# Crazy Cannons

Two cannons are fired at one another and the cannonballs collide... what can you deduce?

## Problem

Two cannons both fire balls at speed $100 \mathrm{ms}^{-1}$. One of the cannons is fixed at an angle of $45^\circ$ to the horizontal and the other is fixed at angle $30^\circ$ to the horizontal. The cannons are set up facing each other at a distance $D$ from each other. One cannon is fired and then, $T$ seconds later, the other cannon fired.

The balls subsequently strike each other in mid air.

Show that that $T$ must lie within a range of values and that both $T$ and $D$ must be greater than zero.

Did you know ... ?

The mathematics used in this question, along with an understanding of how gravity works at large distances, is sufficiently complex to send rockets to the moon and the planets of our solar system.

The mathematics used in this question, along with an understanding of how gravity works at large distances, is sufficiently complex to send rockets to the moon and the planets of our solar system.

## Student Solutions

Put the first cannon at the origin $(0, 0)$ and the second cannon at the point $(D, 0)$.

Using a constant acceleration of $-g$ in the $y$-direction and $0$ in the $x$-direction it is a simple matter to write down the positions of each cannon ball at a time $t> T$ if we make use of the formula $s=ut+\frac{1}{2}at^2$.

$$

\begin{eqnarray}

(x_1, y_1)&=&\left(100\cos(45^\circ)t, 100\sin(45^\circ)t-\frac{1}{2}gt^2\right)\cr

(x_2, y_2)&=&\left(D-100\cos(30^\circ)(t-T), 100\sin(30^\circ)(t-T)-\frac{1}{2}g(t-T)^2\right)

\end{eqnarray}

$$

As with all mechanics problems, the first part involves a careful setup of the equations. Once I have checked these carefully (... OK, that's done...) we can proceed with the algebra to resolve the equations.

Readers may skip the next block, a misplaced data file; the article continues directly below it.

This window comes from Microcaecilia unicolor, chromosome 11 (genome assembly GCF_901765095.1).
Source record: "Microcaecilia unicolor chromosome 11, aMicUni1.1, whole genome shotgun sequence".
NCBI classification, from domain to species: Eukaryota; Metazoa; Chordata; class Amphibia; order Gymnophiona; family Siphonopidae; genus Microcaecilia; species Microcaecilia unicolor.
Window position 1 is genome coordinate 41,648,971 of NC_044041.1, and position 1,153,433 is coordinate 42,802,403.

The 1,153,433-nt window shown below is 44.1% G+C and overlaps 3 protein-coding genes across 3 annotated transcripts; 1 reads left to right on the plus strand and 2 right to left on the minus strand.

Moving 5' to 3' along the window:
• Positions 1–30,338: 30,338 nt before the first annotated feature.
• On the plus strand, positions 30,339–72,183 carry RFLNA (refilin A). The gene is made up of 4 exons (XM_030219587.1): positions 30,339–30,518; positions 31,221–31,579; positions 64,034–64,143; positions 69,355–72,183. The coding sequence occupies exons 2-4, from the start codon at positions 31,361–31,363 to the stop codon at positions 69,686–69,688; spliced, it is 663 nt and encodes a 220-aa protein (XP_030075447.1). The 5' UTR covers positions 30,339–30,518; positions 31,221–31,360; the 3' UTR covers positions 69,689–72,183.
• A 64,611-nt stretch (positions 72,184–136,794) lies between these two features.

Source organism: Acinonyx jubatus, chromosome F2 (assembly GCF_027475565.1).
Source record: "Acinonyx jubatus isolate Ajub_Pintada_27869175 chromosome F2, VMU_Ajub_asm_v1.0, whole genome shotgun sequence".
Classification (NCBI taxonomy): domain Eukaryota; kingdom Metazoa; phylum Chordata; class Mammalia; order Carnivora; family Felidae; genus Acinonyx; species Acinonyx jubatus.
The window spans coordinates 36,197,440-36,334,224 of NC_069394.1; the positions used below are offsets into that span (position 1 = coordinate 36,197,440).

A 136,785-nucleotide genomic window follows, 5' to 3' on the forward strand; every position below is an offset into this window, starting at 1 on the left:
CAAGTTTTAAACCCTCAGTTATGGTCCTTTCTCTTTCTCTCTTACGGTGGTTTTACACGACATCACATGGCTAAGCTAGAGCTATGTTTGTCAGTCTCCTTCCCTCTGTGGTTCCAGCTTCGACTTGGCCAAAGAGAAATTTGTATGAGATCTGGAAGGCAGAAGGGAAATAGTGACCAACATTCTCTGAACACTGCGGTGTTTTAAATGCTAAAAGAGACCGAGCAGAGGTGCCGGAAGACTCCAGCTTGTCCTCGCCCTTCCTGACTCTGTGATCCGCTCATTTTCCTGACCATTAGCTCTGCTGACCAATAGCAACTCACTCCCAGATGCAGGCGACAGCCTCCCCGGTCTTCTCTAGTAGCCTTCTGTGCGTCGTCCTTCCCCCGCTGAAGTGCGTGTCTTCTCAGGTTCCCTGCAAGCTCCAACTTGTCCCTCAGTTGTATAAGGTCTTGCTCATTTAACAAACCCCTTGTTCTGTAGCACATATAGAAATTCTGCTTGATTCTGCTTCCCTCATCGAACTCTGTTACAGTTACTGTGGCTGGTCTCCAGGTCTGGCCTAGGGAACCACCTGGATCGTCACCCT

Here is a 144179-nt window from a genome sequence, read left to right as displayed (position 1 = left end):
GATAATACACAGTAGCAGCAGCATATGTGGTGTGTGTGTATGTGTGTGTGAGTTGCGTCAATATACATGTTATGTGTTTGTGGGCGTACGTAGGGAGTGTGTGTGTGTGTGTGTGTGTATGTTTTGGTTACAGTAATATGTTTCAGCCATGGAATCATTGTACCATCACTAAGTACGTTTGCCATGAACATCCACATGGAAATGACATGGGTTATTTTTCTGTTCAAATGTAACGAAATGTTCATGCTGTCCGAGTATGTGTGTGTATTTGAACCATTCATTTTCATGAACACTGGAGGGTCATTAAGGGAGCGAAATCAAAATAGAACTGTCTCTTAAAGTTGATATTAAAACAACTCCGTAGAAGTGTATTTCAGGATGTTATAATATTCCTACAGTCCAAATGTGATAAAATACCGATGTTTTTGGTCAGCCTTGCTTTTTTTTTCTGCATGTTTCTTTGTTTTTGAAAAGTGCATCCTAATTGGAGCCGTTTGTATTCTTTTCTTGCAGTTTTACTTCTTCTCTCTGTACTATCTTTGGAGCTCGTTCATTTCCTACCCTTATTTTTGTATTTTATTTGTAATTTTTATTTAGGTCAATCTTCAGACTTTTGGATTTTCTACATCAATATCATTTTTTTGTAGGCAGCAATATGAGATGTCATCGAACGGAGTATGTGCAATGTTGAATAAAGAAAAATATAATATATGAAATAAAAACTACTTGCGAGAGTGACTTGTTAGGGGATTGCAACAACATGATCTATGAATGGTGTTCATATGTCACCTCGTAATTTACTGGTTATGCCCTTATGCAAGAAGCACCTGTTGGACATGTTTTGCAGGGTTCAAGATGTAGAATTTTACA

Since I know that the two cannon balls strike each other the plan of attack is to equate the two $x$ and $y$ coordinates. I find that

$$

50 \sqrt{2}t = D-50\sqrt{3}(t-T)

$$

and

$$

50\sqrt{2}t-5t^2=50(t-T)-5(t-T)^2\;.

$$

After some rearrangement, the second of these equations gives me

$$

\begin{eqnarray}

\left(10(\sqrt{2}-1)-2T\right)t &=& -T^2-10T\cr

\Rightarrow t = \frac{T^2+10T}{2T-10(\sqrt{2}-1)}\;.

\end{eqnarray}

$$

Since for a collision to occur we must have $t> 0$, which implies that

$$

T> 5(\sqrt{2}-1)\;.

$$

Thus, there is a minimum value of $T$ (which might be greater than $5(\sqrt{2}-1)$; it is not less than this value). Now, for a collision to occur in the air the $y$ coordinate at the point of collision must be positive. The expression for the first cannon ball quickly gives us the inequality

$$ t< 10\sqrt{2}\;.$$

This gives us a more complicated inequality for $T$ as

$$

\frac{T^2+10T}{2T-10(\sqrt{2}-1)}< 10\sqrt{2}\;.

$$

Rearranging we see that

$$T^2+10(1-2\sqrt{2})T+100(2-\sqrt{2})< 0\;.$$

Values of $T$ which satisfy this equation are those lying between the two roots

$$

T_{1, 2} = \frac{10(2\sqrt{2}-1)\pm\sqrt{(10(1-2\sqrt{2})^2-4(100(2-\sqrt{2}))}}{2}\;.

$$

Thus,

$$

10(\sqrt{2}-1) < T< 10\sqrt{2}\;.

$$

I used a spreadsheet to plot the values of $D$ against $T$. The range of permissible values is

Image